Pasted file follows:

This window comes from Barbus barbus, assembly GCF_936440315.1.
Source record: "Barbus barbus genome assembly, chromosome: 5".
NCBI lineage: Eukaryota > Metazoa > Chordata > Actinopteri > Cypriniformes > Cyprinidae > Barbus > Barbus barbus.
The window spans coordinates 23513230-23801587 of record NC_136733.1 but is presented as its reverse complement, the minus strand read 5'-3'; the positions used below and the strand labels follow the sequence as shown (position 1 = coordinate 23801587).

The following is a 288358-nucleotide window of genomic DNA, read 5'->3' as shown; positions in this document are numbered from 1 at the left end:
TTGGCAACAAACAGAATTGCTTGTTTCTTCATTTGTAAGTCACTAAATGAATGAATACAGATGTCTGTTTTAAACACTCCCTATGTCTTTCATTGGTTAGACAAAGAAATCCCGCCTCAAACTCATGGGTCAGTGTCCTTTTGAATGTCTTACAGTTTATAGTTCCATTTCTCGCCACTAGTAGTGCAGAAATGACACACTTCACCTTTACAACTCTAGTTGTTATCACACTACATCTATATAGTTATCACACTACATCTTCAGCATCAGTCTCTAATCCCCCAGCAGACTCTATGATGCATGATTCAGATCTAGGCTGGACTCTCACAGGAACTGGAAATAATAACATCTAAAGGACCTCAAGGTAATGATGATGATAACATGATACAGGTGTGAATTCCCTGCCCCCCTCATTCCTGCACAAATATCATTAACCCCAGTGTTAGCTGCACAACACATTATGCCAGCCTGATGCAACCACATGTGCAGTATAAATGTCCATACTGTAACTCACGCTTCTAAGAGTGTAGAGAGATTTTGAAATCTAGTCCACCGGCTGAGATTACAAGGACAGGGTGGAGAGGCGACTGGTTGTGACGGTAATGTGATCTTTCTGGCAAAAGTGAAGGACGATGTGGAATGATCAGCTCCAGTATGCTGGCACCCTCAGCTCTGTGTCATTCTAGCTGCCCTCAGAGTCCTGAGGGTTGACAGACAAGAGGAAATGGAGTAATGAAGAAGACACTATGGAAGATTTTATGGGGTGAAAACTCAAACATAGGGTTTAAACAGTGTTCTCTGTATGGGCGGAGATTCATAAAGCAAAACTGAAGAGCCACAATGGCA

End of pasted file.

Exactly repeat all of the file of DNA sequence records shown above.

This window comes from Barbus barbus, assembly GCF_936440315.1.
Source record: "Barbus barbus genome assembly, chromosome: 5".
NCBI lineage: Eukaryota > Metazoa > Chordata > Actinopteri > Cypriniformes > Cyprinidae > Barbus > Barbus barbus.
The window spans coordinates 23513230-23801587 of record NC_136733.1 but is presented as its reverse complement, the minus strand read 5'-3'; the positions used below and the strand labels follow the sequence as shown (position 1 = coordinate 23801587).

The following is a 288358-nucleotide window of genomic DNA, read 5'->3' as shown; positions in this document are numbered from 1 at the left end:
TTGGCAACAAACAGAATTGCTTGTTTCTTCATTTGTAAGTCACTAAATGAATGAATACAGATGTCTGTTTTAAACACTCCCTATGTCTTTCATTGGTTAGACAAAGAAATCCCGCCTCAAACTCATGGGTCAGTGTCCTTTTGAATGTCTTACAGTTTATAGTTCCATTTCTCGCCACTAGTAGTGCAGAAATGACACACTTCACCTTTACAACTCTAGTTGTTATCACACTACATCTATATAGTTATCACACTACATCTTCAGCATCAGTCTCTAATCCCCCAGCAGACTCTATGATGCATGATTCAGATCTAGGCTGGACTCTCACAGGAACTGGAAATAATAACATCTAAAGGACCTCAAGGTAATGATGATGATAACATGATACAGGTGTGAATTCCCTGCCCCCCTCATTCCTGCACAAATATCATTAACCCCAGTGTTAGCTGCACAACACATTATGCCAGCCTGATGCAACCACATGTGCAGTATAAATGTCCATACTGTAACTCACGCTTCTAAGAGTGTAGAGAGATTTTGAAATCTAGTCCACCGGCTGAGATTACAAGGACAGGGTGGAGAGGCGACTGGTTGTGACGGTAATGTGATCTTTCTGGCAAAAGTGAAGGACGATGTGGAATGATCAGCTCCAGTATGCTGGCACCCTCAGCTCTGTGTCATTCTAGCTGCCCTCAGAGTCCTGAGGGTTGACAGACAAGAGGAAATGGAGTAATGAAGAAGACACTATGGAAGATTTTATGGGGTGAAAACTCAAACATAGGGTTTAAACAGTGTTCTCTGTATGGGCGGAGATTCATAAAGCAAAACTGAAGAGCCACAATGGCA